Tuesday, September 22, 2009

The basics

Or, In Praise of the Yolk

I've never been much of a breakfast eater. When I was younger, much younger, mornings before school usually started out with me being called two, three, four times from bed by my father. When I finally did rouse myself, the kitchen counter would already be set with a box of cereal (the kind with little to no sugar; I had very strict parents in this regard), an empty bowl, and a carton of milk. The routine was simple, functional. My father moved about the kitchen, making coffee for himself and my mother, and making lunch for me. I crunched quietly, reading the cereal box, solving the same puzzles over and over, day after day.

You can imagine, I didn't develop any strong sentiments for weekday breakfasts. (Weekends were another story: bacon and pancakes and lots and lots of syrup, all my early-morning sugar deprivation accumulated the previous five days bursting, finally, in bright brass.) As I grew older, heading into high school and then college, early-morning fare became even more sparse -- just a banana here, maybe a bagel there, but usually I was running on empty, so to speak, until lunch.

This isn't necessarily a Bad Thing, I think, though you will most often hear otherwise from people who are, well, much wiser than me. I, however, do believe that feeding yourself is more than following a strict, Three Meals A Day regimen. It's about learning to listen to your body, about understanding when you need nourishment, and just how much. I find I am most satisfied when eating when on just the brink of hunger, and stopping when just on the brink of being full. This brings me back to breakfast: when skipping breakfast, I wasn't necessarily listening to what my body wanted, or needed. I was too busy, or too silly, to feed myself. Lunch then was often out of desperation, not pleasure. Two meals a day (out of however many you find you like to have), wasted!

Lately, I have come to learn the importance of the basics. The basics of cooking, of creating nourishment from nothing pre-wrapped, pre-packaged, pre-preserved. (Though things of that manner can be so wonderful, too, in their proper places.) The basics of starting off my day with something so simple, its elegance is easily overlooked: the soft runny gold of a soft-boiled egg yolk.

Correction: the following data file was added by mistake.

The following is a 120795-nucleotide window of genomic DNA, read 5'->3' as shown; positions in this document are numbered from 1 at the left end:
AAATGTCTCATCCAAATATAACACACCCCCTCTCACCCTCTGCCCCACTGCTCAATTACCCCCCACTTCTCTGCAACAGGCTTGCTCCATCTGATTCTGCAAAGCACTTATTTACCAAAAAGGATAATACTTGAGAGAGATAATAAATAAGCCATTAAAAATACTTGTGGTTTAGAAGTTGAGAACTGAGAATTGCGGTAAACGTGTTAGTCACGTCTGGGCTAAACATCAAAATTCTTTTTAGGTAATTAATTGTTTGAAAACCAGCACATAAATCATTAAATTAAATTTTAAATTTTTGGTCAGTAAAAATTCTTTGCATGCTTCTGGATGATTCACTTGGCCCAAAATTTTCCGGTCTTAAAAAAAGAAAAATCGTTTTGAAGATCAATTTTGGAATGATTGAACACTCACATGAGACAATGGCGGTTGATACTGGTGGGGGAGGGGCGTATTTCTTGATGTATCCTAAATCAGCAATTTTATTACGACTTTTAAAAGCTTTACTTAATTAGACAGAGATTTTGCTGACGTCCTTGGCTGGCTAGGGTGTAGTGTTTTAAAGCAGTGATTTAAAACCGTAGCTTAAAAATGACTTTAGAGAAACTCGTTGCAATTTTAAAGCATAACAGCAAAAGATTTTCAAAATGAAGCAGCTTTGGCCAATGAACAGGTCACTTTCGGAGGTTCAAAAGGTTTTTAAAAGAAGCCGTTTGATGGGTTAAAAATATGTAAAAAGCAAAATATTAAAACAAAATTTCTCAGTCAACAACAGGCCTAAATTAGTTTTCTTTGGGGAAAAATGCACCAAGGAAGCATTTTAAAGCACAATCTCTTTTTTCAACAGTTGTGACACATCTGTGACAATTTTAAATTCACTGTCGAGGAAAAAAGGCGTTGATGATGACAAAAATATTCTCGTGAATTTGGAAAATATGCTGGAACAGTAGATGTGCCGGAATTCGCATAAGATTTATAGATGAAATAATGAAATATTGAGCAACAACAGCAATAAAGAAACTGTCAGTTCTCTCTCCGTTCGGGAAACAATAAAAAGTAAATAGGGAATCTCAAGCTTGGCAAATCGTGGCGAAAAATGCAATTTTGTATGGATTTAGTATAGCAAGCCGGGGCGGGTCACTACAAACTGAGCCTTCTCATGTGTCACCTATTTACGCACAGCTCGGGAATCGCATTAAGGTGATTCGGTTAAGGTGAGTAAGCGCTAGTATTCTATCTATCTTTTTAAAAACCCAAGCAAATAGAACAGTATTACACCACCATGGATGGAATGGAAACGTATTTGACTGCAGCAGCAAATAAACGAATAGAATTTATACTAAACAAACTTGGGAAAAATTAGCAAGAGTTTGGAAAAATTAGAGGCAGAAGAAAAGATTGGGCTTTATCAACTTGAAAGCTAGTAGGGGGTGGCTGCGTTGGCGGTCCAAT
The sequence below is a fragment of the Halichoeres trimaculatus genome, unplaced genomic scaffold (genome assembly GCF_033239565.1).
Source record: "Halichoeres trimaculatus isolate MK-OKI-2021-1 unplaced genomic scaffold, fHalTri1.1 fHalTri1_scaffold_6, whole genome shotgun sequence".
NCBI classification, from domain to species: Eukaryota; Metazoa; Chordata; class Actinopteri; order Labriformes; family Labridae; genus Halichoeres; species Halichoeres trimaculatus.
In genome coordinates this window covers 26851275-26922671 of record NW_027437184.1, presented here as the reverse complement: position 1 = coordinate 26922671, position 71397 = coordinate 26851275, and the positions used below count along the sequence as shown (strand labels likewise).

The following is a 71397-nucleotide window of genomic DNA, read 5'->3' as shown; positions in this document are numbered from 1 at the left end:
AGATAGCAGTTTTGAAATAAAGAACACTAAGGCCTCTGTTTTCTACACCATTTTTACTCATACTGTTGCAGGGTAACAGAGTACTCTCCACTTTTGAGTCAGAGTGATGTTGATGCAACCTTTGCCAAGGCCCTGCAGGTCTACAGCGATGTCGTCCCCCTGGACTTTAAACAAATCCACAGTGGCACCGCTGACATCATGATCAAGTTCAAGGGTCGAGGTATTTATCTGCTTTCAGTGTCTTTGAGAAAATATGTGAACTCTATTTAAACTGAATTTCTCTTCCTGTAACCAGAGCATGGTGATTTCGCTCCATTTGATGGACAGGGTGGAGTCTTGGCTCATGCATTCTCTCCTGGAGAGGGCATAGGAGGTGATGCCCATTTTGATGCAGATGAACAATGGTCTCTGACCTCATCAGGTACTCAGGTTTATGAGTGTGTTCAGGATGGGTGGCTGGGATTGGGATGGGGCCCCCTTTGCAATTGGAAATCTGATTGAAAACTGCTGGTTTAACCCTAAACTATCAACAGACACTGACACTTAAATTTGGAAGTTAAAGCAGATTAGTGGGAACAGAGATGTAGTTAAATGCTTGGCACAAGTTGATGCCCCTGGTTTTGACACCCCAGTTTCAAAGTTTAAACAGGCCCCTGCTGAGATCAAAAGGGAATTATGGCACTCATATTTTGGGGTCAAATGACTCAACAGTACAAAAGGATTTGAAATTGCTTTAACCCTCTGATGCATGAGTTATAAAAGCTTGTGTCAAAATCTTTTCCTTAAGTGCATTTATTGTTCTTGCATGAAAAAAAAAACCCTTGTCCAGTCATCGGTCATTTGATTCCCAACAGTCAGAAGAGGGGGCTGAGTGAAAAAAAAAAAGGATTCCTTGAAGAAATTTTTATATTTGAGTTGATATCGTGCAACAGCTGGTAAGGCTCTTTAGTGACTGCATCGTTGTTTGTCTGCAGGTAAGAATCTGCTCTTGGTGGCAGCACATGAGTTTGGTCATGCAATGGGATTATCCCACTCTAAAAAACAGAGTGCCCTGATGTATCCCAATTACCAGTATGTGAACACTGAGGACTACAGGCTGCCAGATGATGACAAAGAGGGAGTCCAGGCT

I'm not sure if it's that I'm here, in Argentina, learning to love the morning perfection that is a soft-boiled egg on toast, or if the difference really is tangible, but: I have never seen egg yolks so golden. I buy my eggs, in packs of six wrapped in newspaper, from the butcher (Luis!) down the block. I'd like to think they are eggs from organic, free-range, happy chickens who do nothing but eat golden grain and chatter to one another all day, but really, I have no idea where these eggs come from. (Another often-cited, and reasonably so, Bad Thing.) Maybe one day I'll ask Luis. In the meantime, I am happy to buy my little treasures from him as they are, room temperature, as all the eggs are here in this country -- something natural and reminiscent of farm freshness, which I smile over as I stick them in the back of my refrigerator.

Which leads me to my boiling technique: I've seen the magic number for the perfect soft-boiled egg in many places. Four minutes in boiling water. Such a precise time frame kind of freaks me out, when it comes to something as simple as an egg. What I do, then, is take four cold eggs from the fridge (two for me, two for B), put them in my saucepan, fill the pan with cold water just above the level of the eggs, and put it over medium-high heat. I put on water for tea, and pull out the toaster. I put a few slices of bread in to toast, get out the pale ceramic cups, and three bowls. Bennett sets the table with spoons and salt and pepper, and takes the bread out of the toaster. I pour hot water into our cups, and bring our tea to the table. About this time, maybe ten minutes, the water for the eggs has become hot and bothered -- not quite breaking the surface with big bubbles, but small globes cling to the sides of the pan and the eggs, and a few escape to fresh air. I turn off the stove, drain the hot water from the pan, add cold, swish it around to stop the eggs from cooking and make the handling of them much more pleasant. These are placed in a bowl, next to ours. We sit down and delve in.

A quiet often settles in, as our spoons crack the shells. I like to hit mine right in the middle, the egg's little equator. This affords me equal pleasure at scooping out the barely-cooked whites from each side. Dropped on toast, sprinkled with a bit of salt and pepper, a soft-boiled egg is such a happy pleasure. The first time we made soft-boiled eggs together for breakfast, halfway through eating, Bennett said, "We forgot the butter!", and then, shaking his head and running his finger along the yellow yolk in his bowl, and bringing the finger to his lips, "But, they don't really need it, do they?"

You've got to admit (even if you do like butter with your breakfast), that's a pretty good way of summing up an egg.

And the next best thing (not next-best as in second-best, but as in "coming up next") is that this is the type of meal that will sustain you all throughout your weekday morning, through phone calls and faxes and city blocks and coughing buses, until you decide, at your leisure (because that is so rare, on weekdays), when and what you would like to have for lunch.

Very basic, indeed.

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